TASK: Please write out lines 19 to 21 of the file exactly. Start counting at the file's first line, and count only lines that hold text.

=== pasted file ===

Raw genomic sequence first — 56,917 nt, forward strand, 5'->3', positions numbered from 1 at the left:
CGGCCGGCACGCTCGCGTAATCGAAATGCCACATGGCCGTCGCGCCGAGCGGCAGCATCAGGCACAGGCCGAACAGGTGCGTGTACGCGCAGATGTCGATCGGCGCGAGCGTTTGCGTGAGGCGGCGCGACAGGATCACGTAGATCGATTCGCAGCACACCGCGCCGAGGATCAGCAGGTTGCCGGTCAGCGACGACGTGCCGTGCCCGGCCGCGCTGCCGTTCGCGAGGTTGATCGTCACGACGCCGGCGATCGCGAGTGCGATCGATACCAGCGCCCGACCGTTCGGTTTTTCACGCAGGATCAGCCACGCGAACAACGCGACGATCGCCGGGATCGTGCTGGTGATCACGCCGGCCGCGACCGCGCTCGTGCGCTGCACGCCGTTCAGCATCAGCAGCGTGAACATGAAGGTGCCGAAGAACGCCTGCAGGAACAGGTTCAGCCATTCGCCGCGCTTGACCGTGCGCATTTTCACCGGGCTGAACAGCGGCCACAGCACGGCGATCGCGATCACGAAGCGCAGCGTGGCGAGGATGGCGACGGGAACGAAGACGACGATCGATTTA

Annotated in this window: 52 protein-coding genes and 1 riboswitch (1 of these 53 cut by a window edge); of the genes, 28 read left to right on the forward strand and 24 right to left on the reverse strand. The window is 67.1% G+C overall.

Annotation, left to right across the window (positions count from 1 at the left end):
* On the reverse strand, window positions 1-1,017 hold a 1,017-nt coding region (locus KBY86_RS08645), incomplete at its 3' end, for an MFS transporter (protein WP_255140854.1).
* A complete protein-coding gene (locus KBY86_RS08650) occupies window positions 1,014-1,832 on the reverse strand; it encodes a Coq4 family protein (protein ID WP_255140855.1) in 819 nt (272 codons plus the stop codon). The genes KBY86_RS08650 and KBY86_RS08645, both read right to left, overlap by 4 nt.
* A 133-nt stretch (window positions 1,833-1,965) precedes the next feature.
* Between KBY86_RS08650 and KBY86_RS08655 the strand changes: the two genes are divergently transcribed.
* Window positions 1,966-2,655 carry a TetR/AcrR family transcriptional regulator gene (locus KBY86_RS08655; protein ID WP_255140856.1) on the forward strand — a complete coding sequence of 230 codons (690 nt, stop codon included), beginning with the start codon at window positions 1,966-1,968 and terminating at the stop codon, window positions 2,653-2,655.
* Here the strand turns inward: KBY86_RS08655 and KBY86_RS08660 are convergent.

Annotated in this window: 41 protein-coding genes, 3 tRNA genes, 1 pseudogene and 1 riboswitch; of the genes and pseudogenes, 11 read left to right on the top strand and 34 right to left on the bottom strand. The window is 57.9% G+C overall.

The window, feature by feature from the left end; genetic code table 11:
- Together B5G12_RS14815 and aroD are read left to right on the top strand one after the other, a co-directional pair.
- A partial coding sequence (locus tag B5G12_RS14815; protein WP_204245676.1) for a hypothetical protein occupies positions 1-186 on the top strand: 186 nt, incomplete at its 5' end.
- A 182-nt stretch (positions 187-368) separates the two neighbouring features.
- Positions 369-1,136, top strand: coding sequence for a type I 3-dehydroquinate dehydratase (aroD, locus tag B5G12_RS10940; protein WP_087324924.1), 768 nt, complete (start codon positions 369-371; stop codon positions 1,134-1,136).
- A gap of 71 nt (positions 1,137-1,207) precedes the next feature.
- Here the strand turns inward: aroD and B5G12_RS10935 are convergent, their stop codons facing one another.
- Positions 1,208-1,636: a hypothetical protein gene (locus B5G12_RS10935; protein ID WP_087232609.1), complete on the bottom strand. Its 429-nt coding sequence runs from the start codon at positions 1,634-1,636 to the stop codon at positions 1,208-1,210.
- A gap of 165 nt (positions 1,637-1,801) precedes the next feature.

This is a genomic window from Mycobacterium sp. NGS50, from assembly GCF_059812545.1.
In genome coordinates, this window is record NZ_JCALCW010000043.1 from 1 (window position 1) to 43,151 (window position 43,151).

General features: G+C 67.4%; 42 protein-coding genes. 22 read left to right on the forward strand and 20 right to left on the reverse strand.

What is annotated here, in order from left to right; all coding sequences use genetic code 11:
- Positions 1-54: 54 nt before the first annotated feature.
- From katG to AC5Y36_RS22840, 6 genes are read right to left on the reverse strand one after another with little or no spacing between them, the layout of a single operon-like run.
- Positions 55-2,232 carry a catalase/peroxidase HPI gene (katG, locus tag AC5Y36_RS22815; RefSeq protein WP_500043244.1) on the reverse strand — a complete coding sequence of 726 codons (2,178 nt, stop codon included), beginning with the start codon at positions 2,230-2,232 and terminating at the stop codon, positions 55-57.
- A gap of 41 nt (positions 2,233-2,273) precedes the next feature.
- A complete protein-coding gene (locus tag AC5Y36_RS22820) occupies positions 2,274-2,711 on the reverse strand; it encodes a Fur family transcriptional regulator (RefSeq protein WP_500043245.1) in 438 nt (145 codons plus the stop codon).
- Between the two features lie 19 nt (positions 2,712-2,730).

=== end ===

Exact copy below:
- Positions 1,208-1,636: a hypothetical protein gene (locus B5G12_RS10935; protein ID WP_087232609.1), complete on the bottom strand. Its 429-nt coding sequence runs from the start codon at positions 1,634-1,636 to the stop codon at positions 1,208-1,210.
- A gap of 165 nt (positions 1,637-1,801) precedes the next feature.

This is a genomic window from Mycobacterium sp. NGS50, from assembly GCF_059812545.1.